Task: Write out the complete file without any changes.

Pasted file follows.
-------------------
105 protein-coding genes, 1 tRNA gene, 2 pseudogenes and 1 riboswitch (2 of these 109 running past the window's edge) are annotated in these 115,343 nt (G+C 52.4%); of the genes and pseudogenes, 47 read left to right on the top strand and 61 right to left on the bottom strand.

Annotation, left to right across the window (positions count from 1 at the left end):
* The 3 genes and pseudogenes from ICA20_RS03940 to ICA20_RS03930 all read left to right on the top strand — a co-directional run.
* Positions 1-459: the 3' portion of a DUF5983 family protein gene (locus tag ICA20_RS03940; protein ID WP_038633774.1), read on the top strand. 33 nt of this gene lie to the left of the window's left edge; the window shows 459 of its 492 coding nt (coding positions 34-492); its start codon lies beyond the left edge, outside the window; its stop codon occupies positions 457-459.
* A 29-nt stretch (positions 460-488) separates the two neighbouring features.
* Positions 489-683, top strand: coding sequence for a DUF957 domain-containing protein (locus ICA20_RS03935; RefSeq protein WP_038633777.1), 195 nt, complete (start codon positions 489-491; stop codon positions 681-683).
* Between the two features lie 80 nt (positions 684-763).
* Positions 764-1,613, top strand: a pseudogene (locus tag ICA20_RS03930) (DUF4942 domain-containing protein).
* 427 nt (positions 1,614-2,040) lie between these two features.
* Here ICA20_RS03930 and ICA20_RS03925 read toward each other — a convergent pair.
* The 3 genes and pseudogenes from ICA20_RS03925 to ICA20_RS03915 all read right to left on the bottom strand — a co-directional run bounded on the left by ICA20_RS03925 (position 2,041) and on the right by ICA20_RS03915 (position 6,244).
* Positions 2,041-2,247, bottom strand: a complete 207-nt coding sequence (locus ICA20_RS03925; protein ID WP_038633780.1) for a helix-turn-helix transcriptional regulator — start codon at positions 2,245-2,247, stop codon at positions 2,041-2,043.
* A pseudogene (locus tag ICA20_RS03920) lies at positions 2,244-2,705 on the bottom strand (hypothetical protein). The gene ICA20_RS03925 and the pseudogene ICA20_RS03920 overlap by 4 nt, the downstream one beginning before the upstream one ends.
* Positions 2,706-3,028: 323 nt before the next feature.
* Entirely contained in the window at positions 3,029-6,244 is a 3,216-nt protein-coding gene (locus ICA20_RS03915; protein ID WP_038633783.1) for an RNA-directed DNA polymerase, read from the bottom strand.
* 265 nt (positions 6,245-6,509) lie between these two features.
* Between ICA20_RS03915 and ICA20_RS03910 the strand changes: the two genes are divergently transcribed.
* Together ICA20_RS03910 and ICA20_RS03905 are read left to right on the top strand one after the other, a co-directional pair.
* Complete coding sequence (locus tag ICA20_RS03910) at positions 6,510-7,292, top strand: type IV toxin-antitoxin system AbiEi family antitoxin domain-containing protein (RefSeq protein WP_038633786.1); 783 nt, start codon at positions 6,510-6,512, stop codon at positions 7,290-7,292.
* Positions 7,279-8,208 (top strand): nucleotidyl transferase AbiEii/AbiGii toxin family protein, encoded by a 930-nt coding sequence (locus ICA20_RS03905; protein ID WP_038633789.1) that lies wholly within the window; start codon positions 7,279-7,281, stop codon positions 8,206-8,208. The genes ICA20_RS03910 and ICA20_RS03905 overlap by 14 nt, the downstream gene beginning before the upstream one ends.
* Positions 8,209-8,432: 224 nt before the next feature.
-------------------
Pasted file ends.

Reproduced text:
105 protein-coding genes, 1 tRNA gene, 2 pseudogenes and 1 riboswitch (2 of these 109 running past the window's edge) are annotated in these 115,343 nt (G+C 52.4%); of the genes and pseudogenes, 47 read left to right on the top strand and 61 right to left on the bottom strand.

Annotation, left to right across the window (positions count from 1 at the left end):
* The 3 genes and pseudogenes from ICA20_RS03940 to ICA20_RS03930 all read left to right on the top strand — a co-directional run.
* Positions 1-459: the 3' portion of a DUF5983 family protein gene (locus tag ICA20_RS03940; protein ID WP_038633774.1), read on the top strand. 33 nt of this gene lie to the left of the window's left edge; the window shows 459 of its 492 coding nt (coding positions 34-492); its start codon lies beyond the left edge, outside the window; its stop codon occupies positions 457-459.
* A 29-nt stretch (positions 460-488) separates the two neighbouring features.
* Positions 489-683, top strand: coding sequence for a DUF957 domain-containing protein (locus ICA20_RS03935; RefSeq protein WP_038633777.1), 195 nt, complete (start codon positions 489-491; stop codon positions 681-683).
* Between the two features lie 80 nt (positions 684-763).
* Positions 764-1,613, top strand: a pseudogene (locus tag ICA20_RS03930) (DUF4942 domain-containing protein).
* 427 nt (positions 1,614-2,040) lie between these two features.
* Here ICA20_RS03930 and ICA20_RS03925 read toward each other — a convergent pair.
* The 3 genes and pseudogenes from ICA20_RS03925 to ICA20_RS03915 all read right to left on the bottom strand — a co-directional run bounded on the left by ICA20_RS03925 (position 2,041) and on the right by ICA20_RS03915 (position 6,244).
* Positions 2,041-2,247, bottom strand: a complete 207-nt coding sequence (locus ICA20_RS03925; protein ID WP_038633780.1) for a helix-turn-helix transcriptional regulator — start codon at positions 2,245-2,247, stop codon at positions 2,041-2,043.
* A pseudogene (locus tag ICA20_RS03920) lies at positions 2,244-2,705 on the bottom strand (hypothetical protein). The gene ICA20_RS03925 and the pseudogene ICA20_RS03920 overlap by 4 nt, the downstream one beginning before the upstream one ends.
* Positions 2,706-3,028: 323 nt before the next feature.
* Entirely contained in the window at positions 3,029-6,244 is a 3,216-nt protein-coding gene (locus ICA20_RS03915; protein ID WP_038633783.1) for an RNA-directed DNA polymerase, read from the bottom strand.
* 265 nt (positions 6,245-6,509) lie between these two features.
* Between ICA20_RS03915 and ICA20_RS03910 the strand changes: the two genes are divergently transcribed.
* Together ICA20_RS03910 and ICA20_RS03905 are read left to right on the top strand one after the other, a co-directional pair.
* Complete coding sequence (locus tag ICA20_RS03910) at positions 6,510-7,292, top strand: type IV toxin-antitoxin system AbiEi family antitoxin domain-containing protein (RefSeq protein WP_038633786.1); 783 nt, start codon at positions 6,510-6,512, stop codon at positions 7,290-7,292.
* Positions 7,279-8,208 (top strand): nucleotidyl transferase AbiEii/AbiGii toxin family protein, encoded by a 930-nt coding sequence (locus ICA20_RS03905; protein ID WP_038633789.1) that lies wholly within the window; start codon positions 7,279-7,281, stop codon positions 8,206-8,208. The genes ICA20_RS03910 and ICA20_RS03905 overlap by 14 nt, the downstream gene beginning before the upstream one ends.
* Positions 8,209-8,432: 224 nt before the next feature.